Extreme weather has become the new reality for all parts of the country, not just coastal regions, as what used to be considered “1000-year storms” are now happening approximately every five years. When disaster does strike, in the rush to rebuild, homes and buildings are often not completed up to minimum building codes. That, in and of itself, is a recipe for disaster.

The good news is that, in recent years, the design and construction industry has recognized that responding to these sets of natural challenges is a national imperative. But what can you to prepare for the possibility of a dangerous storm or disaster? All homeowners should consider these actions in advance of a potential weather-related disaster:

  • Document your home before disaster strikes. Take photos of the inside and outside of your property and share with your insurance company to have in their files, list rare and special items separately. Put extremely valuable items in a fire and waterproof safe or box.
  • Familiarize yourself with the specifics of your home: age, framing, construction documents, and recent roof repairs. This will help guide what design changes or updates should be made.
  • Prioritize making easy and inexpensive fixes and phase repairs, maintenance, and retrofits so they are manageable. Use wind-resistant nailing patterns to secure roof sheathing. Consider what flying debris and storm waters might do before reworking areas to minimize damage.
  • Communicate your building performance goals. Make your desire for storm-resistant and resilient design elements known to your architect from the outset of a project and include site selection, program, and building life cycle in your conversations. Make sure that you are comfortable with their expertise in this area before proceeding with work.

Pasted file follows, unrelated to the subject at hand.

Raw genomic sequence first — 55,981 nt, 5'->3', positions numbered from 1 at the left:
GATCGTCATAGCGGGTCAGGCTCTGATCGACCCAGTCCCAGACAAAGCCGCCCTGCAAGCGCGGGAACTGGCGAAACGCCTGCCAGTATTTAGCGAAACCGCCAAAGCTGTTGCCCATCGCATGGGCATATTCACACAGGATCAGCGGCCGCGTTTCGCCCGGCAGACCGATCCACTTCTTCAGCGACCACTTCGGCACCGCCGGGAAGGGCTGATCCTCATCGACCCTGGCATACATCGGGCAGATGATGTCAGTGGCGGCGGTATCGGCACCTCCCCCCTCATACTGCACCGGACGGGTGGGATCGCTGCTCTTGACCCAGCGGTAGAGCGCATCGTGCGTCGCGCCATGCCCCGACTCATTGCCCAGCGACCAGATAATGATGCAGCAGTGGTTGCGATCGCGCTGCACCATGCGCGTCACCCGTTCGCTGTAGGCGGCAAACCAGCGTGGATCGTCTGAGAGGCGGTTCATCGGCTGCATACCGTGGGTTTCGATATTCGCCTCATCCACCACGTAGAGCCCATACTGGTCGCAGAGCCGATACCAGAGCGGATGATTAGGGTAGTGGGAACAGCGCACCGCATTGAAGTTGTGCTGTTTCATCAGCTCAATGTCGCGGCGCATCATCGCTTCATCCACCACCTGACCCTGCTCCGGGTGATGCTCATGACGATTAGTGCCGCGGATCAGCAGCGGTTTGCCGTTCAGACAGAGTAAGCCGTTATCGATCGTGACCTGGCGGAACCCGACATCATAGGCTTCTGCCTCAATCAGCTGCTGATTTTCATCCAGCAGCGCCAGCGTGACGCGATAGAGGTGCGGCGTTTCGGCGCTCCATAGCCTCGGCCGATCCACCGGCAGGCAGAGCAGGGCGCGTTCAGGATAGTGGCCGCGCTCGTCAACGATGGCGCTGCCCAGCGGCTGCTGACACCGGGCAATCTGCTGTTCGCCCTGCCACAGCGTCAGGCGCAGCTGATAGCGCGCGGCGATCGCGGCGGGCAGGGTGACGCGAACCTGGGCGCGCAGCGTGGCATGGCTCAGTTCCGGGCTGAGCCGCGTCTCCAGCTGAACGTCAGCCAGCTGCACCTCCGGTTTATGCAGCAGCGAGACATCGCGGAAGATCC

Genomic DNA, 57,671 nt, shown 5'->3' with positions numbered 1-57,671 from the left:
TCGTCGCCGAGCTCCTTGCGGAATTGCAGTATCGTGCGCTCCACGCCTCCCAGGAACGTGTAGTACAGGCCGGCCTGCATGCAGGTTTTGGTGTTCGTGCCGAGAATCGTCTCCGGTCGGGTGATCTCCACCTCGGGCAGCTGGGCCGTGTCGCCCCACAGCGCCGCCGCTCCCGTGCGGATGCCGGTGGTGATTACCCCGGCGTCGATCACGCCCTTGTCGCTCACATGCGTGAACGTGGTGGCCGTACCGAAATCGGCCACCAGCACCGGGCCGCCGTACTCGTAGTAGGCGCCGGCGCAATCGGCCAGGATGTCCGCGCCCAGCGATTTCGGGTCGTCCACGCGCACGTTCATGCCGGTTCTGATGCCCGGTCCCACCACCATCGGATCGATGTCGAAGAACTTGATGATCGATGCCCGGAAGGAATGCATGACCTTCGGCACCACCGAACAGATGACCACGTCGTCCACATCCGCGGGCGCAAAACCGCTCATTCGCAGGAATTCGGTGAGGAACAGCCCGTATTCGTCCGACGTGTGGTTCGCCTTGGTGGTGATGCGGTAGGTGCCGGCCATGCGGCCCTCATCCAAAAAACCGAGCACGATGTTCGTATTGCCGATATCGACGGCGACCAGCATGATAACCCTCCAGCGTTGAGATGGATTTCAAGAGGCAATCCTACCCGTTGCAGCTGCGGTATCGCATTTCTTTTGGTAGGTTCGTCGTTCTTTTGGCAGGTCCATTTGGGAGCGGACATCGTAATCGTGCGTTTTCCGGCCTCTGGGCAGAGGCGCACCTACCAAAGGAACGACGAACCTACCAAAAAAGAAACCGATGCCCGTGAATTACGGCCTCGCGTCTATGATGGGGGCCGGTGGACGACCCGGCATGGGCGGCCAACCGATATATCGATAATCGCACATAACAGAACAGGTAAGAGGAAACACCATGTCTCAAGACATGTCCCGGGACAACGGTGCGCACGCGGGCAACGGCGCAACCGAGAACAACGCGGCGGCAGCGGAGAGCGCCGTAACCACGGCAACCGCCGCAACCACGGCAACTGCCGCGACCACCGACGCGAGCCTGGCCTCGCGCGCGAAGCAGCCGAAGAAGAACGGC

• Designate a safe room within your home for certain hazards, including tornadoes and earthquakes. Examples include mud room, laundry room, or even a powder room as space allows. If you have a shelter in a low area, make sure you can get out in case of flooding. Consider multi-hazard possibilities.
  • Design to meet your needs. Building codes are a life-safety standard that affords only the bare minimum for the protection of property. Hazardous conditions may not be up to date in local maps and regulations to reflect current realities and risk. Any reworked areas or additions can be built to higher strength standards often for just a few percent more than your planned budget giving you a better alternative in a storm.

If you are making any big-picture construction or renovation plans, be sure to work with a licensed architect. Design professionals are well-versed in best practices to prevent destruction with cost-effective mitigation features and advanced planning.

Proper preparation may help change a disaster into just a short-term uncomfortable event. Now is a great time to see where your homeowner’s insurance policy stands and also to have your home evaluated with an overall risk assessment that an architect can provide, before the next time Mother Nature’s unpredictable fury strikes.

About the author: Tom Hurd, AIA, is an architect and past chair of AIA's Disaster Assistance Committee.

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